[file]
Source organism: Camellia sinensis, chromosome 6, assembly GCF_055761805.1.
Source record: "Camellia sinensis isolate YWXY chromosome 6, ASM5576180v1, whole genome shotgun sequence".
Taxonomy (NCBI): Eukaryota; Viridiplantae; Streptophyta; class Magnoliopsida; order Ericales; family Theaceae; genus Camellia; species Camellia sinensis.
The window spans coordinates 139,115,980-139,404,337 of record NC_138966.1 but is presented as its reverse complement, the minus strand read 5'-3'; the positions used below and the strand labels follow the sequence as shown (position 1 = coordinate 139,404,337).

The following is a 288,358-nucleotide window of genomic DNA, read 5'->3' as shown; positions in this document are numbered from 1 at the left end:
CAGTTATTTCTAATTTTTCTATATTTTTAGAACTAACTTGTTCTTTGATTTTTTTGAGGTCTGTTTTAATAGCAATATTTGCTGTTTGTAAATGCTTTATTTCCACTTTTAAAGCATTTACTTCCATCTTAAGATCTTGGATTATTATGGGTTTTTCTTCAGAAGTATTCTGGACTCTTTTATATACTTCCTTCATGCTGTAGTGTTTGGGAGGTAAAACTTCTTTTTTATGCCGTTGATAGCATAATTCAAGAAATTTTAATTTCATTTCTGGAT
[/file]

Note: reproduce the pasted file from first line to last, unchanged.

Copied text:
Source organism: Camellia sinensis, chromosome 6, assembly GCF_055761805.1.
Source record: "Camellia sinensis isolate YWXY chromosome 6, ASM5576180v1, whole genome shotgun sequence".
Taxonomy (NCBI): Eukaryota; Viridiplantae; Streptophyta; class Magnoliopsida; order Ericales; family Theaceae; genus Camellia; species Camellia sinensis.
The window spans coordinates 139,115,980-139,404,337 of record NC_138966.1 but is presented as its reverse complement, the minus strand read 5'-3'; the positions used below and the strand labels follow the sequence as shown (position 1 = coordinate 139,404,337).

The following is a 288,358-nucleotide window of genomic DNA, read 5'->3' as shown; positions in this document are numbered from 1 at the left end:
CAGTTATTTCTAATTTTTCTATATTTTTAGAACTAACTTGTTCTTTGATTTTTTTGAGGTCTGTTTTAATAGCAATATTTGCTGTTTGTAAATGCTTTATTTCCACTTTTAAAGCATTTACTTCCATCTTAAGATCTTGGATTATTATGGGTTTTTCTTCAGAAGTATTCTGGACTCTTTTATATACTTCCTTCATGCTGTAGTGTTTGGGAGGTAAAACTTCTTTTTTATGCCGTTGATAGCATAATTCAAGAAATTTTAATTTCATTTCTGGAT